Probability of Winning Election if Outcomes not Equally Likely

SebastianLinde 09/13/2018. 3 answers, 202 views

I just started learning probability, so my level is not very high. I am doing a homework problem, and my answer is different than the book's. I can't understand why. I see how the answer in the book makes sense, but I also see how my procedure makes sense. Could someone please point at what I am doing wrong?


Four candidates, A, B, C, and D, are running in an election. A is twice as likely to be elected as B. B and C are equally likely. C is twice as likely as D. What is the probability that C will win?

My answer:

The sample space is $\{A,B,C,D\}$. Since all the events are mutually exclusive, $S = A\cup B\cup C\cup D$. So, $P(S) = P(A)+P(B)+P(C)+P(D)$. Since $P(S) = 1$, $P(A)+P(B)+P(C)+P(D) = 1$. Since A is twice as likely as B, $P(A) =2\times P(B)$. Since B and C are equally likely, $P(B)=P(C)$. Thus, $P(A) = 2\times P(C)$. Since C is twice as likely as D, $P(C) = 2\times P(D)$. Therefore, the probability of the sample space in terms of C is: $1 = 6P(C)$. So, $P(C) = \frac{1}{6}$.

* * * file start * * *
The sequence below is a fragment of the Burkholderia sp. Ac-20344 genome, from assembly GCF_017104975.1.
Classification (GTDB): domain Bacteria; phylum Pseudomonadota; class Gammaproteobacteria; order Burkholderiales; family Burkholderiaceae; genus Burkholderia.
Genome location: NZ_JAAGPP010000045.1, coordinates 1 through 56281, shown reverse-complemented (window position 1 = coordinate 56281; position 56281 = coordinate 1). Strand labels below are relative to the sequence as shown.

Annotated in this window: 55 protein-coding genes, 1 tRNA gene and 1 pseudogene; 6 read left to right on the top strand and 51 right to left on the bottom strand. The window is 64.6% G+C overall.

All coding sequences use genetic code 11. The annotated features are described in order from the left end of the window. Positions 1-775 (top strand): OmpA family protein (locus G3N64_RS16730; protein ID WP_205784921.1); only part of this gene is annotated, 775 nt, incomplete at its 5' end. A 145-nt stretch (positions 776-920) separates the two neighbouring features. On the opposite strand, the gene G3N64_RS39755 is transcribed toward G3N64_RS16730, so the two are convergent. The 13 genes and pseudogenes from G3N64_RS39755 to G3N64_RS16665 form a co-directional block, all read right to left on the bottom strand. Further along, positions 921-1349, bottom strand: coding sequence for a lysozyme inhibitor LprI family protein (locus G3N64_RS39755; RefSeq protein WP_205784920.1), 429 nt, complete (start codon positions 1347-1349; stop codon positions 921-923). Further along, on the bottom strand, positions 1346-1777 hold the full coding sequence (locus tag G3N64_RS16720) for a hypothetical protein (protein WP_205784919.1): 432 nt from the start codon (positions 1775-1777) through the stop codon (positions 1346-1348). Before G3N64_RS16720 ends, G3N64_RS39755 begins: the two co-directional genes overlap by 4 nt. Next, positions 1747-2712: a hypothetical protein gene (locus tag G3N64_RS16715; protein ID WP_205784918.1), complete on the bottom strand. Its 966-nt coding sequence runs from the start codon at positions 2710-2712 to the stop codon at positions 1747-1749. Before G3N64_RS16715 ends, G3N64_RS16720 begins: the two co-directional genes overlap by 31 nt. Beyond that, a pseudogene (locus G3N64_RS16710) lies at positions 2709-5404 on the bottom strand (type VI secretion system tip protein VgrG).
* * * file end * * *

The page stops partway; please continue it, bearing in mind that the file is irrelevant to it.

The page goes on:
The book's answer:

Let $p = P(D)$. Since C is twice as likely as D, $P(C) = 2p$. Since B and C are equally likely, $P(B) = 2x$. Since A is twice as likely as B, $P(A)= 4p$. Since $P(S) = 1$, $p + 2p + 2p + 4p = 1$. So, $p = \frac{1}{9}$ and $P(C) = \frac{2}{9}$.


3 Answers

N. F. Taussig 09/14/2018.

You correctly found that $\Pr(A) = 2\Pr(C)$, $\Pr(B) = \Pr(C)$, and that $\Pr(C) = 2\Pr(D)$. Since these events are mutually exclusive and exhaustive, $$\Pr(A) + \Pr(B) + \Pr(C) + \Pr(D) = 1$$ Substituting $2\Pr(C)$ for $\Pr(A)$, $\Pr(C)$ for $\Pr(B)$, and $\frac{1}{2}\Pr(C)$ for $\Pr(D)$ gives \begin{align*} 2\Pr(C) + \Pr(C) + \Pr(C) + \frac{1}{2}\Pr(C) & = 1\\ 4\Pr(C) + 2\Pr(C) + 2\Pr(C) + \Pr(C) & = 2\\ 9\Pr(C) & = 2\\ \Pr(C) & = \frac{2}{9} \end{align*} I suspect that you made an incorrect substitution for $\Pr(D)$. If you wrote $2\Pr(C)$ for $\Pr(D)$, you would have obtained the incorrect answer $\Pr(C) = 1/6$.

Henry 09/13/2018.

You correctly have $P(B)=P(C)$ and $P(A)=2P(C)$ but you have accidentally misused $P(C)=2P(D)$, which is equivalent to $P(D)=\frac12P(C)$

Done correctly you would then have $$2P(C)+P(C)+P(C)+\frac12P(C)=1$$ which, since $2+1+1+\frac12 = \frac92$, would lead to $$\frac92P(C)=1$$ and thus $$P(C)=\frac29$$

Phil H 09/13/2018.

The probabilities are in the ratio of $2,1,1\ \text{and}\ 0.5$ and must sum to $1$. $$P(A) = \frac{2}{2+1+1+0.5} = \frac{4}{9}$$

$$P(C) = \frac{1}{4.5} = \frac{2}{9}$$

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